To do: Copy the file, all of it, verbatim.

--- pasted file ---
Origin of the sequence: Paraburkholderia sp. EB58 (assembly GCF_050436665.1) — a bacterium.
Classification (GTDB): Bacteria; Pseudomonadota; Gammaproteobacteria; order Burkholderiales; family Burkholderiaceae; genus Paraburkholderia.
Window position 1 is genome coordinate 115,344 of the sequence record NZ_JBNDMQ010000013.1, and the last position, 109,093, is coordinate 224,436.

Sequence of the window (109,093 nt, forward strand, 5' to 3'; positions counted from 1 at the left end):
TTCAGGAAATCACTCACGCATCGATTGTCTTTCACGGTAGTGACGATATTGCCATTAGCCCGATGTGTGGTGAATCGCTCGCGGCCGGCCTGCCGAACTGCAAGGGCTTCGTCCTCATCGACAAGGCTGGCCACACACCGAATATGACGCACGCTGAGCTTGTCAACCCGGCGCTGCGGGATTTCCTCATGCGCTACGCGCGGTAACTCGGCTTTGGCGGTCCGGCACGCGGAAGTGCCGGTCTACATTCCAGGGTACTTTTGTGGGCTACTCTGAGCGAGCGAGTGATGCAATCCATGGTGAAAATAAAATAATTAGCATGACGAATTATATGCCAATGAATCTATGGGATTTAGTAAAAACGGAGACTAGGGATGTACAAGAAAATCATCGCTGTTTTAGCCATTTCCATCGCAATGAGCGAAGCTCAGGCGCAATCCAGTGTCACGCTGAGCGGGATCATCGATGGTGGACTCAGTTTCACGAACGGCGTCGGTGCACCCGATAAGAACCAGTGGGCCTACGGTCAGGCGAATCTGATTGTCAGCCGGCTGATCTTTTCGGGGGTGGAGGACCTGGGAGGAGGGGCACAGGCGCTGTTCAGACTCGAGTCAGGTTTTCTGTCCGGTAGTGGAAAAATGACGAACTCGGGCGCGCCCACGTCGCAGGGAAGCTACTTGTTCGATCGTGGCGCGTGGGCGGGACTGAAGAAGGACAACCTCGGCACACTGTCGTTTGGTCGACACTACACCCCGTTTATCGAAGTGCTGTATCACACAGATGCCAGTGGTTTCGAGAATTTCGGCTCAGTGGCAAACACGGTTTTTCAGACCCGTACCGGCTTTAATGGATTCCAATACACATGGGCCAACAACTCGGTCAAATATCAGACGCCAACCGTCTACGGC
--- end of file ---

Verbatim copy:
Origin of the sequence: Paraburkholderia sp. EB58 (assembly GCF_050436665.1) — a bacterium.
Classification (GTDB): Bacteria; Pseudomonadota; Gammaproteobacteria; order Burkholderiales; family Burkholderiaceae; genus Paraburkholderia.
Window position 1 is genome coordinate 115,344 of the sequence record NZ_JBNDMQ010000013.1, and the last position, 109,093, is coordinate 224,436.

Sequence of the window (109,093 nt, forward strand, 5' to 3'; positions counted from 1 at the left end):
TTCAGGAAATCACTCACGCATCGATTGTCTTTCACGGTAGTGACGATATTGCCATTAGCCCGATGTGTGGTGAATCGCTCGCGGCCGGCCTGCCGAACTGCAAGGGCTTCGTCCTCATCGACAAGGCTGGCCACACACCGAATATGACGCACGCTGAGCTTGTCAACCCGGCGCTGCGGGATTTCCTCATGCGCTACGCGCGGTAACTCGGCTTTGGCGGTCCGGCACGCGGAAGTGCCGGTCTACATTCCAGGGTACTTTTGTGGGCTACTCTGAGCGAGCGAGTGATGCAATCCATGGTGAAAATAAAATAATTAGCATGACGAATTATATGCCAATGAATCTATGGGATTTAGTAAAAACGGAGACTAGGGATGTACAAGAAAATCATCGCTGTTTTAGCCATTTCCATCGCAATGAGCGAAGCTCAGGCGCAATCCAGTGTCACGCTGAGCGGGATCATCGATGGTGGACTCAGTTTCACGAACGGCGTCGGTGCACCCGATAAGAACCAGTGGGCCTACGGTCAGGCGAATCTGATTGTCAGCCGGCTGATCTTTTCGGGGGTGGAGGACCTGGGAGGAGGGGCACAGGCGCTGTTCAGACTCGAGTCAGGTTTTCTGTCCGGTAGTGGAAAAATGACGAACTCGGGCGCGCCCACGTCGCAGGGAAGCTACTTGTTCGATCGTGGCGCGTGGGCGGGACTGAAGAAGGACAACCTCGGCACACTGTCGTTTGGTCGACACTACACCCCGTTTATCGAAGTGCTGTATCACACAGATGCCAGTGGTTTCGAGAATTTCGGCTCAGTGGCAAACACGGTTTTTCAGACCCGTACCGGCTTTAATGGATTCCAATACACATGGGCCAACAACTCGGTCAAATATCAGACGCCAACCGTCTACGGC